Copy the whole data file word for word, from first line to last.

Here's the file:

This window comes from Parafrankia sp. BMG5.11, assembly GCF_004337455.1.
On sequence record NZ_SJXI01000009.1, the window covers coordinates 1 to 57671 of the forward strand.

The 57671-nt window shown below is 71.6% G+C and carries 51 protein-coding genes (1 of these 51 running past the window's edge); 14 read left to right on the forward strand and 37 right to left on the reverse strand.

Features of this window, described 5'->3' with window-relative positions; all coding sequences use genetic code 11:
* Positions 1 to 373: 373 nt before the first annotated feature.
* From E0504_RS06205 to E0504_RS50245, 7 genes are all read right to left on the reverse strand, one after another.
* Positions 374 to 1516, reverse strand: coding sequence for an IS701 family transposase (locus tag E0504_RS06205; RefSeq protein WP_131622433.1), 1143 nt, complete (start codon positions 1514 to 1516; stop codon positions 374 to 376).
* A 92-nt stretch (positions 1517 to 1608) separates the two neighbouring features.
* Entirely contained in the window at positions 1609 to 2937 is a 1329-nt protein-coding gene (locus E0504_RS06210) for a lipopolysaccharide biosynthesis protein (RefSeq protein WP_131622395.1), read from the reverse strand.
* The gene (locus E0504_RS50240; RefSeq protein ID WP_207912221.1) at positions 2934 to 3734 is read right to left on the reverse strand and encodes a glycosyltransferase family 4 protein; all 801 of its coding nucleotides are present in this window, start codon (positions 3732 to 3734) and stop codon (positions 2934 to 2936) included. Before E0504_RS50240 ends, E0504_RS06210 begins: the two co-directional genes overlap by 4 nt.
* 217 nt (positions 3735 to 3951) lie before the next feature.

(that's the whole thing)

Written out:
This window comes from Parafrankia sp. BMG5.11, assembly GCF_004337455.1.
On sequence record NZ_SJXI01000009.1, the window covers coordinates 1 to 57671 of the forward strand.

The 57671-nt window shown below is 71.6% G+C and carries 51 protein-coding genes (1 of these 51 running past the window's edge); 14 read left to right on the forward strand and 37 right to left on the reverse strand.

Features of this window, described 5'->3' with window-relative positions; all coding sequences use genetic code 11:
* Positions 1 to 373: 373 nt before the first annotated feature.
* From E0504_RS06205 to E0504_RS50245, 7 genes are all read right to left on the reverse strand, one after another.
* Positions 374 to 1516, reverse strand: coding sequence for an IS701 family transposase (locus tag E0504_RS06205; RefSeq protein WP_131622433.1), 1143 nt, complete (start codon positions 1514 to 1516; stop codon positions 374 to 376).
* A 92-nt stretch (positions 1517 to 1608) separates the two neighbouring features.
* Entirely contained in the window at positions 1609 to 2937 is a 1329-nt protein-coding gene (locus E0504_RS06210) for a lipopolysaccharide biosynthesis protein (RefSeq protein WP_131622395.1), read from the reverse strand.
* The gene (locus E0504_RS50240; RefSeq protein ID WP_207912221.1) at positions 2934 to 3734 is read right to left on the reverse strand and encodes a glycosyltransferase family 4 protein; all 801 of its coding nucleotides are present in this window, start codon (positions 3732 to 3734) and stop codon (positions 2934 to 2936) included. Before E0504_RS50240 ends, E0504_RS06210 begins: the two co-directional genes overlap by 4 nt.
* 217 nt (positions 3735 to 3951) lie before the next feature.